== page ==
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June 18, 2019

Inflammatory marker tests fail to rule out serious conditions, study finds

Blood tests which detect inflammation are not sensitive enough to diagnose serious underlying conditions, generating an 85% false positive rate and a 50% false negative rate when used for this purpose, according to new research.

By Chloe Kent

Blood tests which detect inflammation are not sensitive enough to diagnose serious underlying conditions, generating an 85% false positive rate and a 50% false negative rate when used for this purpose, according to new research.

Many diseases cause inflammation in the body, including infections, autoimmune conditions and cancers. However, research stemming from a collaboration between the University of Bristol and the University of Exeter suggests that inflammatory marker tests are not good at ruling out disease and should not be used for diagnostic purposes by GPs. The results have been published in the British Journal of General Practice.

University of Bristol senior research fellow Dr Jessica Watson said: “While inflammatory marker tests can contribute to diagnosing serious conditions and are useful for monitoring and measuring response to treatment, their lack of sensitivity means they are not suitable as a rule-out test.”

Using these blood tests to rule out certain conditions can lead to unnecessary or misdirected follow-on consultations, tests and referrals for patients.

Using data from the Clinical Practice Research Datalink, researchers analysed the records of 160,000 patients who had undergone inflammatory marker tests in 2014 and compared these with records of 40,000 patients who had not had the test done.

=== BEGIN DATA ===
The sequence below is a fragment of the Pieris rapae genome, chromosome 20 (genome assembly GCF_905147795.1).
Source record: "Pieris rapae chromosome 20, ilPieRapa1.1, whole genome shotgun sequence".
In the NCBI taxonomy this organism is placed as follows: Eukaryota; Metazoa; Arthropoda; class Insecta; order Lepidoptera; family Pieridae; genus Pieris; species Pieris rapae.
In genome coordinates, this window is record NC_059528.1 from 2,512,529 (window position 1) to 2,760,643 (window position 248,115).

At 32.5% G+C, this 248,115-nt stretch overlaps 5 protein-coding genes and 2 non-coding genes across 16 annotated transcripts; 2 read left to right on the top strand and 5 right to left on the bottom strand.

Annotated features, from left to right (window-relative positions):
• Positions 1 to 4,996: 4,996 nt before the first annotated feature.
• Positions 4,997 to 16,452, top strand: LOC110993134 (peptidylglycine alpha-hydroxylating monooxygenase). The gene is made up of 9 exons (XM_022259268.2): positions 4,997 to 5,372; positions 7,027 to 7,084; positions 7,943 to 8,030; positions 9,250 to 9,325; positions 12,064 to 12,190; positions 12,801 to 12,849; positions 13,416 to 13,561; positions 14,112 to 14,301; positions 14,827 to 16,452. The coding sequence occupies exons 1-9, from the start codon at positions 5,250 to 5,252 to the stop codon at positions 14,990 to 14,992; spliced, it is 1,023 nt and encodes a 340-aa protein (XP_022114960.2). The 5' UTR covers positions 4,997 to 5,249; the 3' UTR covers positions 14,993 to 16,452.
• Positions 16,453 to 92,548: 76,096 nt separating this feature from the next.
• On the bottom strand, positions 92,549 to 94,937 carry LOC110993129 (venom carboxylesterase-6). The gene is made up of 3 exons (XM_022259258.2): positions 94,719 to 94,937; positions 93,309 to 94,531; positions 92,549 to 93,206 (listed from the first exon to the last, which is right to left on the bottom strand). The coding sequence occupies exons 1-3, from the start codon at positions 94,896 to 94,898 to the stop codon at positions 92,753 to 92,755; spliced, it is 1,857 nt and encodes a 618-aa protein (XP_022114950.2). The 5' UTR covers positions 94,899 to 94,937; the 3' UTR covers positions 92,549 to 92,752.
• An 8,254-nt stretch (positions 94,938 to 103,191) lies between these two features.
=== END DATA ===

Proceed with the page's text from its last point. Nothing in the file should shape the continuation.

Of the patients who had ‘raised’ inflammatory marker tests, only 15% were caused by disease: 6.3% were as a result of infections, 5.6% were caused by autoimmune conditions and 3.7% were caused by cancers. The remaining 85% could not be tied to any relevant disease.

The researchers calculated that for every 1,000 inflammatory marker tests performed, 236 false positives would be generated. These would lead to 710 GP appointments, 229 blood tests and 24 referrals in the following six months that did not need to be carried out.

Furthermore, half of the patients whose inflammatory marker tests came back negative did turn out to have a relevant disease.

Watson said: “We recommend that GPs stop using inflammatory markers as a non-specific test to rule out serious underlying disease.”

In April, the same research team published a study in the British Journal of Cancer which found that patients with raised inflammatory marker levels were at greater risk of cancer. The risk was highest in men over 50 and women over 60.

This indicated that GPs should consider cancer as a possible diagnosis in patients with raised inflammatory marker levels, but not rule it out when the levels are within the normal range.

University of Exeter professor of primary care diagnostics Willie Hamilton said: “When we carry out a test in general practice, we have to be clear what we’re looking for. Our study shows it’s unsafe to use one of these tests as a general rule-out for serious disease. They simply don’t do the job.”

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